Some people might not think spring applies to the sunshine state—yet, in actuality, it does. Contrary to popular belief, Florida does not experience a perpetual summer, and depending on where you are in the state, it does occasionally see the mercury dip down into cold, though snow is a rarity anywhere in this land of coastline. Across the state, locals enjoy fresh, local strawberries in March and, of course, Florida oranges. So what gives?
There are three separate climates in Florida: north Florida, from Georgia to just below Ocala; central Florida, from south of Ocala to Lake Okeechobee; and south Florida, from Lake Okeechobee to Key West, the southern-most location in the nation. The frost line, the longitude below which it rarely drops below 32˚F, runs from West Palm Beach on the east coast to Ft. Myers out to the west.
During spring in south Florida, you can awake to 65˚ temperatures and easily warm up to 84˚ by mid-day. South of the frost line, it never snows. Marco Island, just to the west in the Gulf of Mexico, lies below Naples, where toney shops and great restaurants line Fifth Avenue. Here, spring begins in mid-February and runs into April. Temperatures range from night-time lows in the 50s to the mid-80s.
Very low humidity and sunny blue skies are the norm—some say it’s the best time of year. There isn’t too much pollen since the tropical and semi-tropical lush vegetation needs warmer temperatures and lots of rain to bloom. The rainy season begins in late May. Coconut, date and Royal palm trees are quite happy and plentiful in this area, though not native. Colorful tropical flowering plants like orchids have their best display in summer months.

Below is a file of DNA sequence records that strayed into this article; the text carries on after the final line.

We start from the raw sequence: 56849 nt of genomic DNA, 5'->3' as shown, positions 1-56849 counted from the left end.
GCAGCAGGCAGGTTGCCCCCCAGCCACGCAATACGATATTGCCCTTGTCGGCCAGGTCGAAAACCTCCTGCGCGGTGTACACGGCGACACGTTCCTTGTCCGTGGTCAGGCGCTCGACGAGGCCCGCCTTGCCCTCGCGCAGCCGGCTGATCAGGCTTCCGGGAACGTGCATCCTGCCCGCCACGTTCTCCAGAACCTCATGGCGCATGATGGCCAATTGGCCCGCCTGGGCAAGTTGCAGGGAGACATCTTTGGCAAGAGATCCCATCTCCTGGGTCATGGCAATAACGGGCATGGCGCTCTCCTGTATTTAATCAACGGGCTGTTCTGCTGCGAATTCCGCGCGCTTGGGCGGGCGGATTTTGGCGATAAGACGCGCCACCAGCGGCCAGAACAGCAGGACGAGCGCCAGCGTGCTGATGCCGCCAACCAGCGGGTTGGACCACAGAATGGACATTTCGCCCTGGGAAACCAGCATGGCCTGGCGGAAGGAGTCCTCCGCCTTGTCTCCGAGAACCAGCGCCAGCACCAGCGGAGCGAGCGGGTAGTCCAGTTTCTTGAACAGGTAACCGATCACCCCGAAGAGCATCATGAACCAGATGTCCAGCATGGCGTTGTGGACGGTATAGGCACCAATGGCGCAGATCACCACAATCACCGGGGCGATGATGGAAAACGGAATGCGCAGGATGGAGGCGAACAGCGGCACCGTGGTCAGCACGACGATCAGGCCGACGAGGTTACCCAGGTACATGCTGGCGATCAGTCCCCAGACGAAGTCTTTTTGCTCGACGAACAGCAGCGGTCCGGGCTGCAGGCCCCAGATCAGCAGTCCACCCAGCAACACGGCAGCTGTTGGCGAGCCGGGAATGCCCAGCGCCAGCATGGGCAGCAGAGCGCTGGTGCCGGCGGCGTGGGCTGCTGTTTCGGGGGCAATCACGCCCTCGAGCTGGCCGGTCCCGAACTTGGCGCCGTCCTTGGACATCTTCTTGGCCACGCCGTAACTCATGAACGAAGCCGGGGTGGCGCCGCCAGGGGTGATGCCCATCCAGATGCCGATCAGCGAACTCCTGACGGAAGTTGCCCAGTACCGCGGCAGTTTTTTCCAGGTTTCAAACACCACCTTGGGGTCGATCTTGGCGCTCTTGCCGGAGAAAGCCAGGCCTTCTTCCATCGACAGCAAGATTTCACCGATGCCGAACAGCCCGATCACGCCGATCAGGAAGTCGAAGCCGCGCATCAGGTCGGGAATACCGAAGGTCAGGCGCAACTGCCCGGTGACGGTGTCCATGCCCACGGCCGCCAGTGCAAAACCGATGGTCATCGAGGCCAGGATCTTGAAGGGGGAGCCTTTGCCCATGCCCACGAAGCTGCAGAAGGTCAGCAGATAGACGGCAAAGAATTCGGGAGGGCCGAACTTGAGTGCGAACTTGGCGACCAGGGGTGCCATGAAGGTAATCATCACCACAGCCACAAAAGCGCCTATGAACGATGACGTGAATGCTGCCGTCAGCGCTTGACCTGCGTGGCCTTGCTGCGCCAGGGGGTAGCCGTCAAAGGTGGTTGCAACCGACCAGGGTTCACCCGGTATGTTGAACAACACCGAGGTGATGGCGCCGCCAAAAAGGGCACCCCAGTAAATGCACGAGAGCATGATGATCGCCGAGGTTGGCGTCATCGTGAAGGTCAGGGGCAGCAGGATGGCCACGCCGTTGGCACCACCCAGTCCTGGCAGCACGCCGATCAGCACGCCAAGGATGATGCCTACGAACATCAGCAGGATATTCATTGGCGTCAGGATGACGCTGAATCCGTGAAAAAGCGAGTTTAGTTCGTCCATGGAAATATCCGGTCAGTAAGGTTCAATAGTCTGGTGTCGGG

Central Florida has a mix of semi-tropical vegetation and typical southern varieties of plants. You’ll find Oleander and Palmetto trees mixed with pines and a few hardwoods like the Grandfather Oak, whose cousin the Live Oak can be found in the Carolinas. Best known for iconic Disney World, central Florida is also home to NASA on the east coast and the Tampa-St. Petersburg area to the west, the latter of which you’ll find fishermen bragging about the Tarpon and Sailfish caught just offshore in the Gulf of Mexico.
Spring begins in late February in this region. With plenty of 70˚ days, little rain and school still in session, spring is the best time of year to enjoy Disney, Sea World or Universal Park. Many flowering plants common around the South such as red
camellias, pink and white impatiens, yellow and white Jasmine and purple wisteria are in full bloom from March through May.
North Florida, including the Panhandle, is generally colder in the winter than the rest of the state’s peninsula, though it’s much milder than most of the U.S. Rarely experiencing snow, spring begins in March in northern Flordia.
In the 1500s, the Spanish fell in love with and settled St. Augustine, the nation’s oldest city. Just north in Ormond Beach, John D. Rockefeller started the trend of the wealthy wintering in Florida. It’s anchored on the east by picturesque Jacksonville, with its harbor-side downtown, and Panama City to the west with its sugar sand beaches.
From mid-March to May, azaleas, tulips, bougainvillea and hibiscus all display their colors. Ocala, Citrus County (just north of Tampa) and Lake County (just north of Orlando) seem more like somewhere other than Florida. Enjoying moderate winters, they boast freshwater boating, fishing and livestock breeding. Rolling hills and crystal clear lakes dot the horse country known for its immaculate estates and champion equine bloodlines.
Start your summer early in the Sunshine State. Be for-warned, however, you may not want to leave!